(a)The Framework Education Act (Legislation: Law no. 46/86, 14th October), informed by a global active citizenship perspective which aims at preparing students for critical and independent thought on spiritual, aesthetic, moral and civic values; and at allowing for their balanced and harmonious development, both at physical, moral and civic levels, that is, aiming at educating students to be responsible citizens, capable of autonomous attitudes.
(b)The general curriculum guidelines for Pre-school Education (Legislation: Order no. 5220/97, 4th August) stress the need of promoting children’s personal and social development, based on situations of democratic daily life, in the perspective of Education for Citizenship.
(c)In the general curriculum guidelines for Basic Education, Education for Citizenship (Legislation: Decree law no. 6/2001 18th January) is considered a cross-curriculum area. These guidelines also set up a non-disciplinary area – Education for Citizenship – aiming at children’s integrated development. Another non-curriculum area – Área de Projecto – provides the opportunity for the development of citizenship and human rights projects.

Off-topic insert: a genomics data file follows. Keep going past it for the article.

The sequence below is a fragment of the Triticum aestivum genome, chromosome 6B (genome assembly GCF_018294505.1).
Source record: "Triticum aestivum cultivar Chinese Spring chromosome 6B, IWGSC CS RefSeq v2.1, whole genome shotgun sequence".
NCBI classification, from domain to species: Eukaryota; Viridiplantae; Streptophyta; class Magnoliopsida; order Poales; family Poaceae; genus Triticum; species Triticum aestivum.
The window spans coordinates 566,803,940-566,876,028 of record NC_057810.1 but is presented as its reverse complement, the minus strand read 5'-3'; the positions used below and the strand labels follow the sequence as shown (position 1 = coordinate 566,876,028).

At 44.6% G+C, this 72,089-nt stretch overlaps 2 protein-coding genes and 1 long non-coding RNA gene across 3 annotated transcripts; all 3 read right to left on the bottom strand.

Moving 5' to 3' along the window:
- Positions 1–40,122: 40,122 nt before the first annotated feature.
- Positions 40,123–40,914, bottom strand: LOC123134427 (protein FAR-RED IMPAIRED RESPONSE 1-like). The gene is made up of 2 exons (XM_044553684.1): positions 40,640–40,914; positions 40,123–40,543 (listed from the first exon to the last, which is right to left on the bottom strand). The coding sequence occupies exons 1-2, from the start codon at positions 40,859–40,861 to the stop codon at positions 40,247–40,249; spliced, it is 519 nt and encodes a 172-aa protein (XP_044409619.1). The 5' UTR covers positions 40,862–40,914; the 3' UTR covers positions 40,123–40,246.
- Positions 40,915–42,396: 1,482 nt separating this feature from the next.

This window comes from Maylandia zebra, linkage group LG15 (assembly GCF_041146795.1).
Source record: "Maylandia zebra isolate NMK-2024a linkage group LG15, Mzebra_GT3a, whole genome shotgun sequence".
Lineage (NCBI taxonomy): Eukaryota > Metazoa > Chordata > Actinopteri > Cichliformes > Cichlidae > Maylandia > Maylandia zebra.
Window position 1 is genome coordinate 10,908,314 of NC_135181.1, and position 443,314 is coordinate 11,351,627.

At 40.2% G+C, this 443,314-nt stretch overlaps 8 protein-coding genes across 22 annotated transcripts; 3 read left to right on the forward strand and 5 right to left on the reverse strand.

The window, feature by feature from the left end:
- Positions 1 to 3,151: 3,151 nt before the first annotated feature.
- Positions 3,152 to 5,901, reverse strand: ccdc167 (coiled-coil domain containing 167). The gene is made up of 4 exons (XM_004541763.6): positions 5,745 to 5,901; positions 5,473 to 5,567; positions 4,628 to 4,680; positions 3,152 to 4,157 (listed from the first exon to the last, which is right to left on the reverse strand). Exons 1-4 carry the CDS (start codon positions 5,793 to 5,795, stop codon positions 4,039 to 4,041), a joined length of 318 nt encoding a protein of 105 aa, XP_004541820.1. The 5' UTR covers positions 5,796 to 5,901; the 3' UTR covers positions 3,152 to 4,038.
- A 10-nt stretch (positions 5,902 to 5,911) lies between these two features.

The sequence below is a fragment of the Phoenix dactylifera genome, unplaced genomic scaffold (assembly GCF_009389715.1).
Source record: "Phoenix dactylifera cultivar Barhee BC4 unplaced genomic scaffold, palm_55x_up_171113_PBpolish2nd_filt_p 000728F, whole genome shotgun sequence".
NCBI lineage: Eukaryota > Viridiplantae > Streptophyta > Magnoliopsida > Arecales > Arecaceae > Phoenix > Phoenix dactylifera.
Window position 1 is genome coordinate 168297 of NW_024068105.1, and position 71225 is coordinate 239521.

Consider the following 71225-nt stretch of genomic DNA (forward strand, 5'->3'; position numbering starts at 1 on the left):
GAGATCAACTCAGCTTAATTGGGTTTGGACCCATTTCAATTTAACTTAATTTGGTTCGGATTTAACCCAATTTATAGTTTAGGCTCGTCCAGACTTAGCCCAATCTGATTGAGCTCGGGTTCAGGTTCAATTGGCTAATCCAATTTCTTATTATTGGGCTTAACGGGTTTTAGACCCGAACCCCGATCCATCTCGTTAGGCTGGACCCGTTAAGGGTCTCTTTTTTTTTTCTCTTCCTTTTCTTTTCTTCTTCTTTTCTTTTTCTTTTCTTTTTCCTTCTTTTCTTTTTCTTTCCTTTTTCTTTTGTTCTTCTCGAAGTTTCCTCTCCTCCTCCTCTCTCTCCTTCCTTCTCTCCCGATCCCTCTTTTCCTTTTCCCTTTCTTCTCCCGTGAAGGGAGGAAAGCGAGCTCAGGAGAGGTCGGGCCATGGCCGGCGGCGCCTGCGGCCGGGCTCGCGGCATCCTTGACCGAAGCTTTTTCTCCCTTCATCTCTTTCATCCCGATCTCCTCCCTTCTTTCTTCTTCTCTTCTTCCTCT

(d)The curriculum guidelines for Secondary Education (Legislation: Decree law no. 74/2004, 26th March) also refer to Education for Citizenship as a curriculum cross-cutting area. In addition, schools organise activities around this theme, favouring and valuing students´ participation. These activities also aim at supporting the personal and social development of students, namely, by promoting health awareness and preventing risk behaviour.
53.Teacher initial training for pre-school, basic and secondary education includes cultural, social and ethic components and learning /awareness of the problems of present times. In-service teacher training has been developing training options in the area of Education for Citizenship and Human Rights. Several support materials have been published by the Ministry of Education or co-published by the ministry and other private and public services, namely on Human Rights in a school context.